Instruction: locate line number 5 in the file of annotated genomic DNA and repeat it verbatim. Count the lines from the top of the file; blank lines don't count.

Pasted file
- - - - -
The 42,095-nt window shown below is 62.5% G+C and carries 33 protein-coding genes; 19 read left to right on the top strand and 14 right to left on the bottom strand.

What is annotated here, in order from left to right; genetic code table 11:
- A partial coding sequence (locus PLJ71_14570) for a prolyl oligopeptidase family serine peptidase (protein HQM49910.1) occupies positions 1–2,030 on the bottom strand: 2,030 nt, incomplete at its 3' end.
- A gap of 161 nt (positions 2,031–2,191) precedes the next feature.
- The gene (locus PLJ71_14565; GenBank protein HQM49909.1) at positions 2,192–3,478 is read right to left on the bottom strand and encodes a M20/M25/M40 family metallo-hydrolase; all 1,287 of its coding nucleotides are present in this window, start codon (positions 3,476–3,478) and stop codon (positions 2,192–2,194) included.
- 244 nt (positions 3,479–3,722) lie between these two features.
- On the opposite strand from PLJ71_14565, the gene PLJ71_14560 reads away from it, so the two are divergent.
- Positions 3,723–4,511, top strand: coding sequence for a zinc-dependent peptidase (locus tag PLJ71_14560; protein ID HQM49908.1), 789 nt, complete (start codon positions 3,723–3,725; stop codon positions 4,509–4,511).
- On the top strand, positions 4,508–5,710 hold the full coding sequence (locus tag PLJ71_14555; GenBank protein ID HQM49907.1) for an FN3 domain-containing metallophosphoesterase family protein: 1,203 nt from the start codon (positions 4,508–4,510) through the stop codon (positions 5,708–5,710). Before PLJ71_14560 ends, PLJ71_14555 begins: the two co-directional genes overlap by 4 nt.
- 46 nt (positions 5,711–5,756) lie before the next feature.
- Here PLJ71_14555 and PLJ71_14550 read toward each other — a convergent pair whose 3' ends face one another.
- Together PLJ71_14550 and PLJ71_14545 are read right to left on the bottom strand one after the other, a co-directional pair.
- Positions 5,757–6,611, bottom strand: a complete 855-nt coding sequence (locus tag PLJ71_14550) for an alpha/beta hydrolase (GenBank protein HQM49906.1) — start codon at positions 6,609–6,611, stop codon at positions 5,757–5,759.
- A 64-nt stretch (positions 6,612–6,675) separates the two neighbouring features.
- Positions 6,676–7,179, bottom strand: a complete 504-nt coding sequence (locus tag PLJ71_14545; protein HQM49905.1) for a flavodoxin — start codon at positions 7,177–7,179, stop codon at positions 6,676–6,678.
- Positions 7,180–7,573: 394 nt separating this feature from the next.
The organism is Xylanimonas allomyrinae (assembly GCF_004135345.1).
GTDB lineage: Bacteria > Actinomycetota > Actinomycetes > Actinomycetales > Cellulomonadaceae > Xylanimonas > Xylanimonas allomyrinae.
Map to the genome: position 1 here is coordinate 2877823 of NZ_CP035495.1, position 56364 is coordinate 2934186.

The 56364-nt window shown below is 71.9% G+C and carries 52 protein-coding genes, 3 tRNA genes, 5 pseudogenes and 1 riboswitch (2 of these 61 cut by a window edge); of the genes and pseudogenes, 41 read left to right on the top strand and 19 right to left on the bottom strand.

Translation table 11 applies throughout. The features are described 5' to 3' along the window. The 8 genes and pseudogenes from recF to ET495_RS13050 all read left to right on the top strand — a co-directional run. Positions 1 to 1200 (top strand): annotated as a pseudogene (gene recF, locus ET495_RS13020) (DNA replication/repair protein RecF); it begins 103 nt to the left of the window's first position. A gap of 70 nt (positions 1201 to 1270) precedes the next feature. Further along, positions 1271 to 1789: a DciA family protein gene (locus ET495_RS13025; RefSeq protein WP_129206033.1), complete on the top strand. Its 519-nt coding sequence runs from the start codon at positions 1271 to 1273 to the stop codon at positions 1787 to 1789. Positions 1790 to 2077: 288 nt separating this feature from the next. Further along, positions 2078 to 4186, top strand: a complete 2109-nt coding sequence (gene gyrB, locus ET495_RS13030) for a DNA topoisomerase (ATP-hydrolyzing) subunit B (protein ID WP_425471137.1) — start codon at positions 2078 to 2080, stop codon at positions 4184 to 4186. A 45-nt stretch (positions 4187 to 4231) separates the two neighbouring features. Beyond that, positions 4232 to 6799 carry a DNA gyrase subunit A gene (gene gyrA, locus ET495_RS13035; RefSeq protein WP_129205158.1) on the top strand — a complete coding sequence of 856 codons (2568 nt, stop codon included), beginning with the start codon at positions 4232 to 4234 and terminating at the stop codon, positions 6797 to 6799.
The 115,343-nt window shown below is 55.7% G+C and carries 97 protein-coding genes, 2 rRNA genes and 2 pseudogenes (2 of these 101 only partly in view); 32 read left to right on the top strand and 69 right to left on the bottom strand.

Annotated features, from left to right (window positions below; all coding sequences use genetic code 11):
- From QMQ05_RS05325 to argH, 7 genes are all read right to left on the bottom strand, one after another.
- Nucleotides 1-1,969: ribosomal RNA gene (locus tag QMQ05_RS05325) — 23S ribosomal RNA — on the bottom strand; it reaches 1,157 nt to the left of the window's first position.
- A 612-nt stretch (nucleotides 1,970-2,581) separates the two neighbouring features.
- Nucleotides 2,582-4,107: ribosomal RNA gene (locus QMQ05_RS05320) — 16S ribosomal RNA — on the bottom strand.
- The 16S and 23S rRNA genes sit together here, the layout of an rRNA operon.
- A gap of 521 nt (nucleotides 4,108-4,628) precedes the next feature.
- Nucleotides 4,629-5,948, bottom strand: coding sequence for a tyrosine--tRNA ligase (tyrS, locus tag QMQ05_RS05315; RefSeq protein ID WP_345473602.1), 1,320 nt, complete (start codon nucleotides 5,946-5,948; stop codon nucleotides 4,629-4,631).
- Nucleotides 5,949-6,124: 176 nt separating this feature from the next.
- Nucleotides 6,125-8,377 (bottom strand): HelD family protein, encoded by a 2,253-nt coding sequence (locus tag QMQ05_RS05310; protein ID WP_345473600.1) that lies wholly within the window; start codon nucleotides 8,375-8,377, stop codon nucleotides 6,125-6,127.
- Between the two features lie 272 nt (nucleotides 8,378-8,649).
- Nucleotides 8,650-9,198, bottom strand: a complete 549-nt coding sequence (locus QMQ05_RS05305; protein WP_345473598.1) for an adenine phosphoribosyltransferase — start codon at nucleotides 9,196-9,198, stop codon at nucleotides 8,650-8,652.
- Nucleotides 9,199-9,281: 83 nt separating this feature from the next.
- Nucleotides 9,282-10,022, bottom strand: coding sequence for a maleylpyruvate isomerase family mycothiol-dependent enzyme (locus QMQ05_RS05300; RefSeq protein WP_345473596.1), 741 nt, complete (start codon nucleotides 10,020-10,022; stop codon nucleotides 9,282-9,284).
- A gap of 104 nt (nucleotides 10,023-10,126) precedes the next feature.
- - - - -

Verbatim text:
- The gene (locus PLJ71_14565; GenBank protein HQM49909.1) at positions 2,192–3,478 is read right to left on the bottom strand and encodes a M20/M25/M40 family metallo-hydrolase; all 1,287 of its coding nucleotides are present in this window, start codon (positions 3,476–3,478) and stop codon (positions 2,192–2,194) included.